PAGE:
Letter from Ian Nagoski

black-mirror-cover

Hi, folks.

It’s been a while. I’m lousy at being in touch.I try to put myself out there on the Social Nutworking, but it only goes so far. Sometimes you have to write a 1999-style mass email. Think of it as an Easter letter.

The big news is that I’m developing, along with two producers at WYPR, Lawrence Lanahan and Bruce Wallace, a radio show called Fonotopia.

http://www.fonotopiaradio.wordpress.com

The format is me talking and playing 78rpm-era records. Each show is themed—an era, a location or a general concept. We have four episodes finished (I think the fourth, titled “A Short Life of Trouble,” will be posted Friday April 2). We have serious hopes that it will be picked up by our local National Public Radio affiliate and by other radio stations. It’s new terrain.

My imprint, Canary Records (manufactured and distributed by Mississippi Records in Portland, OR) got two records out in the second half of last year, and they did as well as we hoped. There are three more releases currently being mastered and designed. They are:

Marika Papagika – The Further the Flame, The Worse It Burns Me: Greek
Folk Music in New York 1919-28
(that one will be out within the next eight weeks; as you may know, I’ve been working on it steadily for three years now. The notes will be a chapbook – some 4000 words.)

v/a – To What Strange Place: Armenians & Syrians in America, 1912-27

and its companion

v/a – The Luminous Interval: Greeks in America, 1916-32

which together with the Marika disc finally bring together my work on the Ottoman diaspora in the U.S.

And soon to follow, further LPs of rural Balkan performances, Javanese and Sundanese classical music and Indian classical vocal masterpieces are “in the works.” And there are negotiations on some ace Turkish stuff. Just you wait!

As all of this has been happening, I have been neglecting to leave the house for days on end and my social life is rapidly approaching nil. I hope to rectify this by doing some live shows. In that department, I’ll be giving at talk at a Sound Art festival here in Balto in mid-May on the cheery subject of “recordings of vocal music responses to grief.”

And then, in early July I’ll celebrate the release of the Ottoman-American LPs on Canary with a show at 2640.

And I’m hoping to make it out to the SF/Portland/Seattle area in the Summer. If you know anyone who wants to book an enthusiastic music nut at their venue or festival… I’ve already asked a lot, haven’t I?

More good news: Black Mirror is supposed to be coming out of vinyl later this year, says Lance at Dust-to-Digital, and it continues to get nice plugs including this one on BoingBoing.net last week (which resulted in the Papagika video being watched seven thousand times in 24 hours!):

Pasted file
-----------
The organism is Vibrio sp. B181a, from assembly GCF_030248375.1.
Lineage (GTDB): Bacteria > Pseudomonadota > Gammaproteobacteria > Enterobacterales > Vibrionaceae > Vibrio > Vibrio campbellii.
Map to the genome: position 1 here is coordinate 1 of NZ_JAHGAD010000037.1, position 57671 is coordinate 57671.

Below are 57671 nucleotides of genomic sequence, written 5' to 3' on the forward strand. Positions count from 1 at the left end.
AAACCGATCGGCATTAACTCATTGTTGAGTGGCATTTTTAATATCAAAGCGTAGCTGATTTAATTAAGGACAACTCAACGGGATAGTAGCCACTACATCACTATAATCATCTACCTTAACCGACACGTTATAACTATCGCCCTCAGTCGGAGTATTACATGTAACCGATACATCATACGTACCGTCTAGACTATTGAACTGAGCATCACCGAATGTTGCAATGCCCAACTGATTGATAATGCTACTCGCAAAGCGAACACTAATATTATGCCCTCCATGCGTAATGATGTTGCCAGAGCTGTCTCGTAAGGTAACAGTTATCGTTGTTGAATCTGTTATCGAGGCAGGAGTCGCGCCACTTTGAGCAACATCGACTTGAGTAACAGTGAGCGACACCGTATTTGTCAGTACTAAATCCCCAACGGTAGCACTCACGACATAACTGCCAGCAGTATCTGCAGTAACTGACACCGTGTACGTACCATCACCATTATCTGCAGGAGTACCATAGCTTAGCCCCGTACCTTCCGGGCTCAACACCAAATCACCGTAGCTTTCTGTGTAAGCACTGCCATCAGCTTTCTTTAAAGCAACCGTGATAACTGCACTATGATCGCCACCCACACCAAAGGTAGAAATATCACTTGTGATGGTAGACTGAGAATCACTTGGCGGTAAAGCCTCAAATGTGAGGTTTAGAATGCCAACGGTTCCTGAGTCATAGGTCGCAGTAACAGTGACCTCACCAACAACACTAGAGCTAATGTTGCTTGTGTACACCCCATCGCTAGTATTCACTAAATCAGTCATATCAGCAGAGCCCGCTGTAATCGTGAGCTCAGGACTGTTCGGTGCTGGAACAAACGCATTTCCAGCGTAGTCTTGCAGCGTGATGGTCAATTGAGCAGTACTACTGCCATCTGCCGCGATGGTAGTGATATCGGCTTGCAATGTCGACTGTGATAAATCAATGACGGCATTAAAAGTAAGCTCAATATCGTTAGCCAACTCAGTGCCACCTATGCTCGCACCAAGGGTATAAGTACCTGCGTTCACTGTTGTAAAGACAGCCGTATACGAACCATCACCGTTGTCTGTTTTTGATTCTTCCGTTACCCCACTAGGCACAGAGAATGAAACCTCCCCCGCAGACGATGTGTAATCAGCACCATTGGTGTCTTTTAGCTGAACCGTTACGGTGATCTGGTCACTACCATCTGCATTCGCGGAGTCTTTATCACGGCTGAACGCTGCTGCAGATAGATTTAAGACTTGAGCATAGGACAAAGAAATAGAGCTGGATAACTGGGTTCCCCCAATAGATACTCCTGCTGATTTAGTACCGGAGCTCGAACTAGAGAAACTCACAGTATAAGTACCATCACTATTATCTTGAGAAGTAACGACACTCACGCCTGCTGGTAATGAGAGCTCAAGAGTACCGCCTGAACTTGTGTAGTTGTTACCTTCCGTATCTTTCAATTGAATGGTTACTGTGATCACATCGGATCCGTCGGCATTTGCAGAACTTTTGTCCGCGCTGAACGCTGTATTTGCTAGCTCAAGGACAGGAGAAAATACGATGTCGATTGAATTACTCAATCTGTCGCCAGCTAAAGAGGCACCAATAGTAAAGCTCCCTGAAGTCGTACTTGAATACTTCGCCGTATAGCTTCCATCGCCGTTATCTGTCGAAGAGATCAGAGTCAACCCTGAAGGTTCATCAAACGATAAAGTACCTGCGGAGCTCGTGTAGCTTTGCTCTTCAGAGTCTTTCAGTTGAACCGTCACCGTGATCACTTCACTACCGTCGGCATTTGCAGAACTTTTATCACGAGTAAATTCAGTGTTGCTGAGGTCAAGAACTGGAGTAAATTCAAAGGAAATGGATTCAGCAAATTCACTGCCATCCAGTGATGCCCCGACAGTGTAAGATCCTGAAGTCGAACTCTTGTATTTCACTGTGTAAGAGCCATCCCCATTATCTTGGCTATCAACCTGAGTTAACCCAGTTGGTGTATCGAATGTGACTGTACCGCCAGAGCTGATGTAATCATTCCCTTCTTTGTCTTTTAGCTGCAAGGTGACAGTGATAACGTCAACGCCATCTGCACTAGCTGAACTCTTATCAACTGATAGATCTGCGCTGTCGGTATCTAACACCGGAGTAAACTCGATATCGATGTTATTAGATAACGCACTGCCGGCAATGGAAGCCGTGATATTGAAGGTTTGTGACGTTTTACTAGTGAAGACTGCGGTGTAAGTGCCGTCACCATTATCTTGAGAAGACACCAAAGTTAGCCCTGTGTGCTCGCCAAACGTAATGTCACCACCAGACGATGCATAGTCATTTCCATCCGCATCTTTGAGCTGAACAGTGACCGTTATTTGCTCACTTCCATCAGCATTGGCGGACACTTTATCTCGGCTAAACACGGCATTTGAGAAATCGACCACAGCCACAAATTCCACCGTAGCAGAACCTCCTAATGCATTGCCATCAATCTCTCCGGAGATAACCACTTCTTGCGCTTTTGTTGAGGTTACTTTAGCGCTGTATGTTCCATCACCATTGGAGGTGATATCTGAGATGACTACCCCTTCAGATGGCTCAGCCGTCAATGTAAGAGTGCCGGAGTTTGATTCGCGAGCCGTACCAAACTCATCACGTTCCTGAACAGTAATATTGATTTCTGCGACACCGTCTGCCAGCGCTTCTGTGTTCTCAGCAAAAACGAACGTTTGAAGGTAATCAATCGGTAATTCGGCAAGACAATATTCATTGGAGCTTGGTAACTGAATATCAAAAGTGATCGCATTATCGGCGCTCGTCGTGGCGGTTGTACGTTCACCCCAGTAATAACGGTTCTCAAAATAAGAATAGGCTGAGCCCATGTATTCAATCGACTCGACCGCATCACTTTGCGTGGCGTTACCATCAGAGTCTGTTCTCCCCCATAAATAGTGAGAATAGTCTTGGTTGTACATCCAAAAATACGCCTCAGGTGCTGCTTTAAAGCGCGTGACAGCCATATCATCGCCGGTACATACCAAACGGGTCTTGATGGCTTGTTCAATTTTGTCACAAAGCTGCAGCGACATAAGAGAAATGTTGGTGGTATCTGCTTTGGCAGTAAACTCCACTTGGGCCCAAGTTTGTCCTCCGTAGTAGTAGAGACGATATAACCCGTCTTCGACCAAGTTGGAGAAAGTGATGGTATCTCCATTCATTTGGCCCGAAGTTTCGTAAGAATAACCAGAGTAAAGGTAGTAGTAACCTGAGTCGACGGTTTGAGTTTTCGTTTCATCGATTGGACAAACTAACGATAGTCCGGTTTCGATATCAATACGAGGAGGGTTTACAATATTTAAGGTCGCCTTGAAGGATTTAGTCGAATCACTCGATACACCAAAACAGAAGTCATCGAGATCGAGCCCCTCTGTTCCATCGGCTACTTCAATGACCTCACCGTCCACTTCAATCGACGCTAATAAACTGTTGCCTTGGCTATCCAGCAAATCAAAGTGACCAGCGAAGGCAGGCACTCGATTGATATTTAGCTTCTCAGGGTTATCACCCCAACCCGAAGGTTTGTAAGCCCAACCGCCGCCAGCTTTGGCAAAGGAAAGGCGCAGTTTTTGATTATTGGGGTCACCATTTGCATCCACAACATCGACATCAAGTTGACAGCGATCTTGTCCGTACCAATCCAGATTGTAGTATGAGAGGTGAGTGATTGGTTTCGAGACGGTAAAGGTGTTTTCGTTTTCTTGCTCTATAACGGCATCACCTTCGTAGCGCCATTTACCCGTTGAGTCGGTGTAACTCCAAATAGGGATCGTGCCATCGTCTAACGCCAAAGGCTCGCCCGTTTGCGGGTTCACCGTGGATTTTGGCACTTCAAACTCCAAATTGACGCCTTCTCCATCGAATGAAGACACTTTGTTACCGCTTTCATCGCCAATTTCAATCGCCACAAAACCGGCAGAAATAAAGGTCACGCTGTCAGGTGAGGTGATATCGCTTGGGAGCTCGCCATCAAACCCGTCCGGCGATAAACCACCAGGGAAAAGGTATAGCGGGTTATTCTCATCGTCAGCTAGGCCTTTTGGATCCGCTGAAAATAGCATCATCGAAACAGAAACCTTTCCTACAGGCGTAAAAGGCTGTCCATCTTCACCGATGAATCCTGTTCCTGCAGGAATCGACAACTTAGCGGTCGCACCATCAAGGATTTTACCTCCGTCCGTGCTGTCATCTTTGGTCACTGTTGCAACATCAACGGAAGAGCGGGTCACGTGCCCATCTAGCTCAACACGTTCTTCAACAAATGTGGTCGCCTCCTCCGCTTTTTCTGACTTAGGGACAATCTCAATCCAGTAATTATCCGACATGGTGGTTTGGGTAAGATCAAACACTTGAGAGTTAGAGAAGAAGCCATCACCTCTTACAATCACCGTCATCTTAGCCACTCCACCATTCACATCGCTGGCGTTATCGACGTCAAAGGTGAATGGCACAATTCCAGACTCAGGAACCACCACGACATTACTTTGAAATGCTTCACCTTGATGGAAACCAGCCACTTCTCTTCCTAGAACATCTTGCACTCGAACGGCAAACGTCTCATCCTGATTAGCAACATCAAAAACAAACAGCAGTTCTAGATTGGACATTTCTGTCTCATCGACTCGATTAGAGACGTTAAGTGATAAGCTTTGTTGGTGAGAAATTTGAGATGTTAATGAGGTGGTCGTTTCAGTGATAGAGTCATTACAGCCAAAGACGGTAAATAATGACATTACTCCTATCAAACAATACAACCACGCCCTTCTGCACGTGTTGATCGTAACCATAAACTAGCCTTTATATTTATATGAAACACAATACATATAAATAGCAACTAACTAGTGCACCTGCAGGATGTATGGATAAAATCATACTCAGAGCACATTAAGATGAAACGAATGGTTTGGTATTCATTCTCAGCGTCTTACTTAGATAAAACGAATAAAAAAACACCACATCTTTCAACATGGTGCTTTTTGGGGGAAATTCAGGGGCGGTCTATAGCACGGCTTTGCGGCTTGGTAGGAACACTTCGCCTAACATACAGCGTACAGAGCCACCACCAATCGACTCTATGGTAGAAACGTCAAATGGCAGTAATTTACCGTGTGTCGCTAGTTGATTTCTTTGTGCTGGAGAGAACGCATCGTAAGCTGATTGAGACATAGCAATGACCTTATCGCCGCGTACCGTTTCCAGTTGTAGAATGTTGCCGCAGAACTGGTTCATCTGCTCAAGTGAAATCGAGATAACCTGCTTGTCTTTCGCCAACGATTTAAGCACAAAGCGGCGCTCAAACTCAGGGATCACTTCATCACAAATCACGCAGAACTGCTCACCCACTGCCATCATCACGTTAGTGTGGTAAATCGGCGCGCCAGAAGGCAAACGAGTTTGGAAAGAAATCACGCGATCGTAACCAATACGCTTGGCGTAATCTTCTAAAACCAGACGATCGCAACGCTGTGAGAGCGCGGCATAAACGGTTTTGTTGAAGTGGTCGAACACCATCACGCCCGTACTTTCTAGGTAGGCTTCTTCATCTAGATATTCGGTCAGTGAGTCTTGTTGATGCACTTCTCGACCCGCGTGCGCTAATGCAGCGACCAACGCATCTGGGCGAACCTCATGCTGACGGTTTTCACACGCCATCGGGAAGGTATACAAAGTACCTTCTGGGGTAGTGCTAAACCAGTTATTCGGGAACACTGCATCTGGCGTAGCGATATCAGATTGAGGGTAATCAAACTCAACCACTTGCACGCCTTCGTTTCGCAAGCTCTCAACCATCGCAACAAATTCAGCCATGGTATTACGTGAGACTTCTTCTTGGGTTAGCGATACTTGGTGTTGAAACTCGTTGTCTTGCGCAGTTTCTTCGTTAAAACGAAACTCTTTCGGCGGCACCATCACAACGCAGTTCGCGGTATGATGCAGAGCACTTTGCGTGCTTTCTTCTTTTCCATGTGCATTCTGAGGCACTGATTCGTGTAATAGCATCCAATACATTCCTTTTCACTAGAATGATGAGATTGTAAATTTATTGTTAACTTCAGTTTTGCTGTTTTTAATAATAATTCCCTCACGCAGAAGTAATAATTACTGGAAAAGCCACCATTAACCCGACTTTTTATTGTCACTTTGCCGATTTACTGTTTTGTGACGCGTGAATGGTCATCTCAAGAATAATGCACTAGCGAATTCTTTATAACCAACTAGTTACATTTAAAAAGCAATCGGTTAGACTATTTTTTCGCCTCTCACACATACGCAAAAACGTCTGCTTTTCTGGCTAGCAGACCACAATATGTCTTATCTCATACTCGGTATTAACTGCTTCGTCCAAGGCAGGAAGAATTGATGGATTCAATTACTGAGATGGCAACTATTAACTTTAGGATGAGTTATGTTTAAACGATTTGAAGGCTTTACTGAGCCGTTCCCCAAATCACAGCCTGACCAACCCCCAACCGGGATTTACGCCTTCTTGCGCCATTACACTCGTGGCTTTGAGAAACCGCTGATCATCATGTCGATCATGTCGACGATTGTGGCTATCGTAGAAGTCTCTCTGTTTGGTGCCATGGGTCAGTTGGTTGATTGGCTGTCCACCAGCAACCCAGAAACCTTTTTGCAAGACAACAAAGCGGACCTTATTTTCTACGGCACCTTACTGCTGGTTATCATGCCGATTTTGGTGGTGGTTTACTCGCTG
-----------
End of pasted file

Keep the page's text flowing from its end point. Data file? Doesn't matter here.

http://www.boingboing.net/2010/03/24/-i-first-heard-this.html

be well.
keep on truckin,
Ian

Categories: Ian Nagoski | Tags: , , | 2 Comments

About Jay Babcock

I am the co-founder and editor of Arthur Magazine (2002-2008, 2012-13) and curator of the three Arthur music festival events (Arthurfest, ArthurBall, and Arthur Nights) (2005-6). Prior to that I was a district office staffer for Congressman Henry A. Waxman, a DJ at Silver Lake pirate radio station KBLT, a copy editor at Larry Flynt Publications, an editor at Mean magazine, and a freelance journalist contributing work to LAWeekly, Mojo, Los Angeles Times, Washington Post, Vibe, Rap Pages and many other print and online outlets. An extended piece I wrote on Fela Kuti was selected for the Da Capo Best Music Writing 2000 anthology. In 2006, I was one of five Angelenos listed in the Music section of Los Angeles Magazine's annual "Power" issue. In 2007-8, I produced a blog called "Nature Trumps," about the L.A. River. Today, I live a peaceful life in the rural wilderness of Joshua Tree, California, where I am a partner in JTHomesteader.com with Stephanie Smith.

2 thoughts on “Letter from Ian Nagoski

  1. To Ian Nagoski,

    I first learned about you from the Washington Post article in August, 2010.

    My husband, who is 89, is retired from NBC. He has an extensive collection of 78s….foreign and domestic. I can send you the list (15 pages). The collection includes, besides music from the various countries he visited, records that belonged to his parents. Are you interested in seeing what we have?

    And thanks for good music.

    Lucille Weener

  2. Thanks for your note, Lucille!
    yes, please do send along the list to me at inagoski(at)gmail(dot)com.
    again, many thanks for contacting me.
    bests,
    Ian

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